Life after prison: Become part of a Free State garden project

0
1050
“Our hope is that once our crops grow, we will be able to sell to our communities and big supermarkets in Maluti-a-Phofung.” PHOTO: Supplied.

“Five years ago, Tladi Tshabalala and Makomoreng Mabula walked into Kroonstad prison.”

Two ex-convicts made a decision to change their lives after prison and join a garden project in the Eastern Free State.

The two men, Tladi Tshabalala and Makomoreng Mabula, were sentenced five years ago for different crimes and stayed at the Kroonstad prison.

According to a post by the Free State Provincial Government, soon after their release they joined a group of men and women in their neighbourhood who have started a vegetable garden at the Tshea College.

Men and women in the neighbourhood started a vegetable garden at the Tshea College. Photo: supplied

The garden project is led by Potsane Ramabesa and they work on a 10-hectare land on a daily basis. Tshabalala warned the youth to stay away from criminality and stop using the word “hustling” as an excuse to get money by any means.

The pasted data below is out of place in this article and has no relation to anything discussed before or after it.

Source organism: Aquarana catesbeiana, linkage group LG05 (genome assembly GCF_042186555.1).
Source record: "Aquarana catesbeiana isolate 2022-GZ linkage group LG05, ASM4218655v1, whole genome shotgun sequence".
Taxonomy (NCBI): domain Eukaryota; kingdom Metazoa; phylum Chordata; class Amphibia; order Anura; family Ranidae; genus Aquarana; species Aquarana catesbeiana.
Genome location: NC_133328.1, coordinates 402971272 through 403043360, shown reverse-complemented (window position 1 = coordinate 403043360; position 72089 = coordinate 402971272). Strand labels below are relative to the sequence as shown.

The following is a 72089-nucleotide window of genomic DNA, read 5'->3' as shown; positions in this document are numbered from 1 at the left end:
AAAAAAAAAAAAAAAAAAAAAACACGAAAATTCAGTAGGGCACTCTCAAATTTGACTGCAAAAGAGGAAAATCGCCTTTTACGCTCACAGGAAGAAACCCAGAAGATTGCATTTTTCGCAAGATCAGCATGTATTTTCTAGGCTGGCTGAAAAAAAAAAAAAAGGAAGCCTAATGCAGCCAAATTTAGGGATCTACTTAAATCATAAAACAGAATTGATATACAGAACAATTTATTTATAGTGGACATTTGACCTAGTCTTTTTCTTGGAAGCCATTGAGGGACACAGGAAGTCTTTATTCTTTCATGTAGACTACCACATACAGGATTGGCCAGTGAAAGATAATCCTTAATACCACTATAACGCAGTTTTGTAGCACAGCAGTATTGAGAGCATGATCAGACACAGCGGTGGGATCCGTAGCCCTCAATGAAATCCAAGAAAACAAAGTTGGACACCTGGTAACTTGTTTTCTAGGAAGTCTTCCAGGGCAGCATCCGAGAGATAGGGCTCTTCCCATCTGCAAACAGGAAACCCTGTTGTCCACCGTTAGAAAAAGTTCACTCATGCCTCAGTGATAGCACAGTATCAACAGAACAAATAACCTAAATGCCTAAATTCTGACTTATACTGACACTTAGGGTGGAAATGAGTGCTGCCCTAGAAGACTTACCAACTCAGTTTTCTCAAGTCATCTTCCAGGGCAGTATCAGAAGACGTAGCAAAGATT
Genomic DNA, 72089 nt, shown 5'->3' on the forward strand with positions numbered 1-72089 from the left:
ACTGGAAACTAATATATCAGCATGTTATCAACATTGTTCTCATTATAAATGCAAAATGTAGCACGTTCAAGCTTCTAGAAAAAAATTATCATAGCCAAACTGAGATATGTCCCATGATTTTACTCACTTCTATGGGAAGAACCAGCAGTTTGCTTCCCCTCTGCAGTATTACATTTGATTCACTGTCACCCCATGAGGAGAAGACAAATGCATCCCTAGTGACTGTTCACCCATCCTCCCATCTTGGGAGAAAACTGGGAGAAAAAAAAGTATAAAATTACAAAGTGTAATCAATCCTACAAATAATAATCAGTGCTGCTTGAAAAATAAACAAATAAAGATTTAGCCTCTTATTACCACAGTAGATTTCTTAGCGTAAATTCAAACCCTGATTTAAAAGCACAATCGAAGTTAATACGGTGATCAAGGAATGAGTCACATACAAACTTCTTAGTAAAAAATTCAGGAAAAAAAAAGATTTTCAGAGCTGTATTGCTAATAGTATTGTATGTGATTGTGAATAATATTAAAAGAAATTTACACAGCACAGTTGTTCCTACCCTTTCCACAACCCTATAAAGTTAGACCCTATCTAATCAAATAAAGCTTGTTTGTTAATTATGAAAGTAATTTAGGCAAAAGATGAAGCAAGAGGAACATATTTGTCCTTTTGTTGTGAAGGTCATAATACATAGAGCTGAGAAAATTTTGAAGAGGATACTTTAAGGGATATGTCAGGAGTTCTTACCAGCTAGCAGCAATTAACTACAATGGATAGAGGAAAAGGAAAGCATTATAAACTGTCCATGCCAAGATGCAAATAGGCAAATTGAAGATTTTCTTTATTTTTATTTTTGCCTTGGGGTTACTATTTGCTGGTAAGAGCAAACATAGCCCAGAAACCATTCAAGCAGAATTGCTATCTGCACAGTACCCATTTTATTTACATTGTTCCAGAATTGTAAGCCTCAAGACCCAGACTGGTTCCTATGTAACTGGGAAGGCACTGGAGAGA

“This mentality of ‘hustling’ which is getting money by any means, is completely wrong and it can lead to either prison, like we did, or a grave.

We can make lives for ourselves without resorting to criminality. All that is needed is hard work and dedication.”

Mabula reflected back on how his time in prison was, labelling it as “difficult”.

“Prison is a difficult place. There is danger everywhere, and one must always be on guard – that is prison for you.”

They both agree that a combination of youthful foolishness, ignorance and a need to prove their mettle to their peers landed them inside what they described as a cage.

“In a very short space of time, the innocence which defined their youth was completely gone and replaced by a nightmarish stint in prison.”

The project became possible after Minah Moloi applied for funding from the Department of Public Works and Infrastructure. Photo: supplied

Ramabesa, who jointly started the garden project, said it was started nearly six months ago and they haven’t produced much as yet.

“Our hope is that once our crops grow, we will be able to sell to our communities and big supermarkets in Maluti-a-Phofung.”

The project became possible after Minah Moloi, the garden project’s founder, applied for funding from the Department of Public Works and Infrastructure.

“The department called for applications for Expanded Public Works Programme funding, particularly in the agricultural sector.

I applied and fortunately, the application was approved. The money really is for the sustenance of the people working in our gardens and we are grateful because they are not loitering on the streets, complaining about being unemployed.

They are actually doing something to feed their families,” said Moloi.

OFM News/Tshehla Koteli